Subsidiarity and Fundamental Rights Protection in the United States
Since the middle of the last century, fundamental rights protection in the United States has largely been the domain of the federal government, and primarily its Supreme Court. Under the Fourteenth Amendment to the United States Constitution, which guarantees “due process of law,” the United States Supreme Court has assumed for itself the role of defining fundamental rights even if such rights are not specifically enumerated in any constitutional text and requiring all states to abide by such rights, a concept referred to as “substantive due process.” It has also “incorporated” the Bill of Rights in the federal Constitution against the state governments, even though such rights historically only bound the federal government.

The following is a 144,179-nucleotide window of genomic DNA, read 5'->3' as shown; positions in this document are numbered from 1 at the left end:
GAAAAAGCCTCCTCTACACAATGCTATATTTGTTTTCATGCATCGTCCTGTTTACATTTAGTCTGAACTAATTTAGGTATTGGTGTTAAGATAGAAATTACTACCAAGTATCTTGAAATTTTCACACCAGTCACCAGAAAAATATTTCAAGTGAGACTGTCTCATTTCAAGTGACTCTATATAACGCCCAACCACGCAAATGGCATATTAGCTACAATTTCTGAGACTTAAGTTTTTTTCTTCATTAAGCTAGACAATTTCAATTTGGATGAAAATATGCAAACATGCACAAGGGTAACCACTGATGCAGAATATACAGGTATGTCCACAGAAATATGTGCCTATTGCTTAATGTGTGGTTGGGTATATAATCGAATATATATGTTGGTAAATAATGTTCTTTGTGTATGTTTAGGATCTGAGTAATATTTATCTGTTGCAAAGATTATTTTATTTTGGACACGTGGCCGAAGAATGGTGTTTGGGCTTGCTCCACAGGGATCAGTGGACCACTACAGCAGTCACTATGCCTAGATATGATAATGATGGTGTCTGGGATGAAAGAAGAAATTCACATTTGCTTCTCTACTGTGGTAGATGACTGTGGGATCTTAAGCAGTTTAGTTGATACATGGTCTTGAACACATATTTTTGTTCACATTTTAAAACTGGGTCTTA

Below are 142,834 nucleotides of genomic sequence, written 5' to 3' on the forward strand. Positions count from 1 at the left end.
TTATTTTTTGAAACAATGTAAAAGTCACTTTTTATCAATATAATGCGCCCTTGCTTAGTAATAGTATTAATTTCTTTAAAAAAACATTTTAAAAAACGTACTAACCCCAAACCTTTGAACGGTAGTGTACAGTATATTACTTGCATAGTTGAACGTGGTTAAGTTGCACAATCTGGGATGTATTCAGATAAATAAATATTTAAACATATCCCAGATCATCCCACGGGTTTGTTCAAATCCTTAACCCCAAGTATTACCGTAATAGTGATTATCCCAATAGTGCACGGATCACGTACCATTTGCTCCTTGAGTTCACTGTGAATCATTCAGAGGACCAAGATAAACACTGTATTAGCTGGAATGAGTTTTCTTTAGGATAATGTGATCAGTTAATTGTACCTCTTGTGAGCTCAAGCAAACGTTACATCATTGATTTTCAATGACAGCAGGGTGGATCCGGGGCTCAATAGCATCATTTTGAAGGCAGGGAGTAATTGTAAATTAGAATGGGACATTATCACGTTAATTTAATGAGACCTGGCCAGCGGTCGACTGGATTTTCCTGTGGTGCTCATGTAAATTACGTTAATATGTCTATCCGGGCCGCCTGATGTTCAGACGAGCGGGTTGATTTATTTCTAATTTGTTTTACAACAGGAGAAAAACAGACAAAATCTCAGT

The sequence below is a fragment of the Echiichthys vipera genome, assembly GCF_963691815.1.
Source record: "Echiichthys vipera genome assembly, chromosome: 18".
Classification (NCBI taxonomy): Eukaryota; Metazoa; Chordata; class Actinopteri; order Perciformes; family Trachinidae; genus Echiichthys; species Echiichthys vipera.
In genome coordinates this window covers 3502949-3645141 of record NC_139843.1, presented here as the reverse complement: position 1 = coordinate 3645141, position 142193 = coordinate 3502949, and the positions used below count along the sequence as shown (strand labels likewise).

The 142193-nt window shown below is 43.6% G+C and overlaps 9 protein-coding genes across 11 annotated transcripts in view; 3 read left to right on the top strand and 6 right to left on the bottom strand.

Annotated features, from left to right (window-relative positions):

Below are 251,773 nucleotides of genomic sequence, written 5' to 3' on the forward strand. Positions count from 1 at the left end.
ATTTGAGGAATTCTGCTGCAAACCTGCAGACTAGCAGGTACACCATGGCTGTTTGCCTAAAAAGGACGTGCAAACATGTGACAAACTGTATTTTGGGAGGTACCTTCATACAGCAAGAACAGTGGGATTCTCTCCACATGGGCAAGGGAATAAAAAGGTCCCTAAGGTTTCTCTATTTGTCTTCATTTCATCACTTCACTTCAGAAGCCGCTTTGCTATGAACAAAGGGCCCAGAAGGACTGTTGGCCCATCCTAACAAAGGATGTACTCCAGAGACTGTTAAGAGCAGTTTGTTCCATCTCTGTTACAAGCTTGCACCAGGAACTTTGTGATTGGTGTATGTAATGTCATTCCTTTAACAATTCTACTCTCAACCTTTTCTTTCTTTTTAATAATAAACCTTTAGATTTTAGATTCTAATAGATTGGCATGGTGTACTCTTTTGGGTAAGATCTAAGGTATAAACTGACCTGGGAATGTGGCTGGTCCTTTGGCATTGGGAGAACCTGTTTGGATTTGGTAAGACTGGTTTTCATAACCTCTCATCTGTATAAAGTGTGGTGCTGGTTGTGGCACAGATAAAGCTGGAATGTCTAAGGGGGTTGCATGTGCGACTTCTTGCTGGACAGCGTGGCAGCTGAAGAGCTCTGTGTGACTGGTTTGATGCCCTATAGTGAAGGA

These doctrinal developments were likely mistakes, at least if Americans purport to be bound by the original meaning of the Fourteenth Amendment to their Constitution. “Due process of law” was not a substantive guarantee of unenumerated rights or against unreasonable legislation. In antebellum America, judicial courts did review local or municipal legislation to ensure reasonableness, but not the legislation of the states themselves except in narrow circumstances. Many American scholars believe that the “privileges or immunities” clause of the Fourteenth Amendment, instead of the due process clause, is what was intended to incorporate the Bill of Rights against the states and transfer fundamental rights protections to the federal government. This, too, is likely incorrect, as that clause was likely a guarantee merely of equality, leaving it up to the state governments otherwise to define and regulate the content of civil rights. This account, if correct, suggests that the Fourteenth Amendment, while guaranteeing the fundamental right to equality, otherwise respected the principle of subsidiarity even in the protection of fundamental rights, and provides insights for the ongoing European debate over fundamental rights protection.